Talkin’ Turkey

It’s Thanksgiving for our American cousins—it strikes me that late November is a weird time to be giving thanks, especially if you happen to live above the Mason-Dixon Line and your kids have already built a congregation of snowmen in your front yard.

And, frankly, I don’t need the excuse of a national holiday to carve up a turkey and then subsist for the next week on turkey leftovers, turkey sandwiches and, finally, turkey soup (sorry, I just drooled all over my keyboard).  Turkey, mashed potatoes and corn on the cob, with pumpkin pie for dessert.  If I somehow manage to gain admission through the Pearly Gates I fully expect that to be the first meal St. Peter and his horde of super-efficient seraphim waiters place in front of me.

* * * * *

Yes, indeed, busy times here at Burns Central:  Sherron seems to have been on the road since her first day back at work in September. Driving hither and yon throughout her massive, far-flung school division, giving workshops and presentations. She’s seen more of this area of the province than this homebody ever will.

Both my sons are deeply involved in their individual obsessions, namely, submission wrestling and film-making.  Sam and his creative partner Sean hope to have a short movie ready to enter in the “Youth” component of the Yorkton Film Festival and are collaborating on a script. I accompanied Liam to his twice-a-week wrestling session last night and my 48 year old body recoiled and quaked when I saw how those young lads (and one lass) were bending and twisting each other, their bodies impossibly elastic. I was one of those seriously inept, uncoordinated kids who couldn’t even stand on his head so watching my athletic oldest son going through the paces with grace and strength fills me with immeasurable pleasure…and pride.

Meanwhile, I continue to labor away on my western novel, The Last Hunt.  Two consecutive weeks of 12 hour days, grinding and polishing, adding in some of the research material I gathered during my Montana sojourn this summer.  Still insisting that I will release the novel in late March (2012), come hell or high water.  But it ain’t been easy and my body is feeling the effects of the strain.

You’d think after 25+ years I would have learned how to pace myself, manage my time and energy more effectively.  Er, no.  Instead, I completely immerse myself in a project for prolonged intervals, work myself into a state of exhaustion and then, literally when my body-mind-spirit can take no more, I pronounce the story/novel finished…and collapse.  At that point, I usually come down with a nasty virus which lays me out for a week (complete with cold sores, intestinal problems…ah, fun).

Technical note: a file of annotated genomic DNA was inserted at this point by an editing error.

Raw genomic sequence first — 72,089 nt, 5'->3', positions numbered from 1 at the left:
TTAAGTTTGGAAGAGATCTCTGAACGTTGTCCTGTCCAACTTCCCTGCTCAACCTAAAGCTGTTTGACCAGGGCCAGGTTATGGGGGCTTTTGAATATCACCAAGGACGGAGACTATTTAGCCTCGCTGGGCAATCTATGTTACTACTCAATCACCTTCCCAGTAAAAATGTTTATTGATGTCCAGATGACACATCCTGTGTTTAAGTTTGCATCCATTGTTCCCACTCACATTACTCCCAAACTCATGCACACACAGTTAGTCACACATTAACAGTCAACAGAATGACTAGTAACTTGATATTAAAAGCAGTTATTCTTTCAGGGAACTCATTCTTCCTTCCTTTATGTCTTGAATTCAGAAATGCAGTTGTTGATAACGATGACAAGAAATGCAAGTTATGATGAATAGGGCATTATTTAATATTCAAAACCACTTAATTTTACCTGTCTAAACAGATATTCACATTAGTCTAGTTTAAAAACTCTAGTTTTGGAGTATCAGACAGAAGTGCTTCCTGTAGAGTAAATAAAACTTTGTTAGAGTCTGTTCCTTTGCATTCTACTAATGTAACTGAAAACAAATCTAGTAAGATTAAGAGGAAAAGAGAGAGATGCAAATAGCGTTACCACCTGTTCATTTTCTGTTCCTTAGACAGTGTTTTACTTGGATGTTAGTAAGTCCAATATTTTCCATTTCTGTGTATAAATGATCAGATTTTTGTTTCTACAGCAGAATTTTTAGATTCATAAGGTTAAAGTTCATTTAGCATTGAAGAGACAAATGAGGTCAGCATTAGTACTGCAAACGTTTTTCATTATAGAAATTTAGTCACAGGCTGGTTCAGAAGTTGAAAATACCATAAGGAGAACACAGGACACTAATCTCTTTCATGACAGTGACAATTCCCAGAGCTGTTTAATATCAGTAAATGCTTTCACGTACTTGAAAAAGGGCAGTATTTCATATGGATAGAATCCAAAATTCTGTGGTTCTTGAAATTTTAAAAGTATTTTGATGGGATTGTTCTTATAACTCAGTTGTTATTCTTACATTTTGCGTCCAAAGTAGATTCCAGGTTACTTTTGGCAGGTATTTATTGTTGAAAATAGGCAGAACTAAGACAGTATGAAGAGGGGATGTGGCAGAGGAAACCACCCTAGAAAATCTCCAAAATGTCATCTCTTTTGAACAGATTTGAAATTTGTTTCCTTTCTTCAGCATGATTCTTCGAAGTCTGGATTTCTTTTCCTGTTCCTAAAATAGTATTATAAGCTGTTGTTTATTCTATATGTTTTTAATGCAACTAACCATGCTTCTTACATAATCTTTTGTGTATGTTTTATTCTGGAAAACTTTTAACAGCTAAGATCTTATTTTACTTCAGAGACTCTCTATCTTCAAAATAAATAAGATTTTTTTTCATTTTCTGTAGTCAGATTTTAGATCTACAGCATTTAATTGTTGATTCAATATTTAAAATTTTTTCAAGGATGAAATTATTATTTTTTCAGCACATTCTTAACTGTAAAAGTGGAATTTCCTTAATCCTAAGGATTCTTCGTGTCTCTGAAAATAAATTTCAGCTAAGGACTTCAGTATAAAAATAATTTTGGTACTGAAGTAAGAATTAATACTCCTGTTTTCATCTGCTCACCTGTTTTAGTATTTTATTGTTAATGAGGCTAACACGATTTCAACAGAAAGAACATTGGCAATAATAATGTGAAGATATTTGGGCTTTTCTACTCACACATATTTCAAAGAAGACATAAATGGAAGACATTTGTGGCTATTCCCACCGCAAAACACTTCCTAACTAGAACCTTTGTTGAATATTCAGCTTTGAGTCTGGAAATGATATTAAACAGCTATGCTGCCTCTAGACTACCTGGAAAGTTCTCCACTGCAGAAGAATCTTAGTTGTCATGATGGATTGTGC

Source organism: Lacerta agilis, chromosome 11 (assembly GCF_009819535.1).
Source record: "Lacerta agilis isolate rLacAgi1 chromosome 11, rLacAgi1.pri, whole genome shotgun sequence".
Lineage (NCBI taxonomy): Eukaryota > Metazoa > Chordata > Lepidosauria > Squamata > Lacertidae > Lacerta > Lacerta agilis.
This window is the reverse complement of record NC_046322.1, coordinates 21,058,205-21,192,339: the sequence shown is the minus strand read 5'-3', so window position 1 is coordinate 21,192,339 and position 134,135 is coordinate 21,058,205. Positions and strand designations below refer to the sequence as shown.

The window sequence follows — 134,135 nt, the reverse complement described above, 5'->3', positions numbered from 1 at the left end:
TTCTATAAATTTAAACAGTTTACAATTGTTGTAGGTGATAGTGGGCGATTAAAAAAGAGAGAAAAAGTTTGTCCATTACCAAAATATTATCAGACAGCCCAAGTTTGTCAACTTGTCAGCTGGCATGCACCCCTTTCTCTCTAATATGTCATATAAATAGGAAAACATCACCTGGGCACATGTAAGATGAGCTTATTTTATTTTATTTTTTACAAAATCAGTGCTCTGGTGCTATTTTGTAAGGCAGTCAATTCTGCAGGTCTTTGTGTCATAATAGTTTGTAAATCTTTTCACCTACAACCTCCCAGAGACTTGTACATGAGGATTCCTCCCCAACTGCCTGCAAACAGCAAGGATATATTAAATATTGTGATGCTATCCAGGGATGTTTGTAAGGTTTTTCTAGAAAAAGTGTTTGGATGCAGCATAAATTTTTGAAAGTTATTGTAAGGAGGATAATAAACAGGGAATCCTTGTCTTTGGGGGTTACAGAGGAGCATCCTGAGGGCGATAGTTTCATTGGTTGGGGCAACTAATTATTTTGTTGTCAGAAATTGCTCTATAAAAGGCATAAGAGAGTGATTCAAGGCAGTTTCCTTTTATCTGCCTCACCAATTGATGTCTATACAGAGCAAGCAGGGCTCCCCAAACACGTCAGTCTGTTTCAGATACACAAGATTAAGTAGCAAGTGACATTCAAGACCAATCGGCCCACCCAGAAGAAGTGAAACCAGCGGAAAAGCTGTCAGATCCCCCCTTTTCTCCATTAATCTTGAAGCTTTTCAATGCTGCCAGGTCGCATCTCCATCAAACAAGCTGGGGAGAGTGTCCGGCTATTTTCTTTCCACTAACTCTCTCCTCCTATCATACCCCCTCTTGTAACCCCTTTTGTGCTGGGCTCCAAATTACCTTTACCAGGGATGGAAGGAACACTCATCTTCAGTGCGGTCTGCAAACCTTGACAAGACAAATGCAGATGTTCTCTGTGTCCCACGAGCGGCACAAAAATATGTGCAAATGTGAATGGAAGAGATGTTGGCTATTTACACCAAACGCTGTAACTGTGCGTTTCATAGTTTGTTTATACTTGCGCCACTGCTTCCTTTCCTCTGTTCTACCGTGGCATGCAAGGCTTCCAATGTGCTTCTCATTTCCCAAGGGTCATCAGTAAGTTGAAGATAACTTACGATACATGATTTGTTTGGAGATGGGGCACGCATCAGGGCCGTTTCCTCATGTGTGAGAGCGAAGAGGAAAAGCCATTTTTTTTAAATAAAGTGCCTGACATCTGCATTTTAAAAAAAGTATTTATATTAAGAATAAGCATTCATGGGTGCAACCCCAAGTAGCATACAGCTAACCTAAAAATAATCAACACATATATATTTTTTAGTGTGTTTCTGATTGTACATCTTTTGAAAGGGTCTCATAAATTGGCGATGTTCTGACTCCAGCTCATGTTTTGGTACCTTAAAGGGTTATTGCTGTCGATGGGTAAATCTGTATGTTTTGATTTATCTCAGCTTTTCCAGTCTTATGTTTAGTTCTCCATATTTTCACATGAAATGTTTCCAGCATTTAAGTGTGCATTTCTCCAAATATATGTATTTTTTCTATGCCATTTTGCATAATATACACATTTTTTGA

How does that gibe with your methods?

And then I read a comment by self-publishing’s latest superstar, Amanda Hocking. Yes, she of a million Kindle sales.  She states, without an ounce of  self-consciousness, that she writes her juvenile vampire novels in about 2-4 weeks.  That’s right, all you fuckheads who were stupid enough to download her awful tripe, a month (usually less) to write a novel. And some of you “writers” out there actually hold her up as an example of a successful author, someone you’d like to emulate.  Message to you wannabe assholes:  I spit in your face.  You disgust me.  May your fingers rot off your hands and your putrid brains liquify in your paper-thin skulls. Leprosy and ALS are too good for you.  I loathe you and what you and your ilk are doing to literature.  You are nothing more than ambulatory turds.

But I won’t cede the field to you, do you hear me? I refuse to allow your excremental scribbling to carry the day. To my last, dying breath I will be composing literate, intelligent, innovative fiction, even if only six people on the planet read it.  I will follow the lead of the Masters, write in defiance of all the trends and market niches, write despite the Amanda Hockings of the world and the offal they disgorge.  Hocking will be nonexistent in a very short time, her moment in the sun is almost up—let her have her money, it will keep her warm as she wallows on literature’s scrap heap, where all the non-talented hacks end up.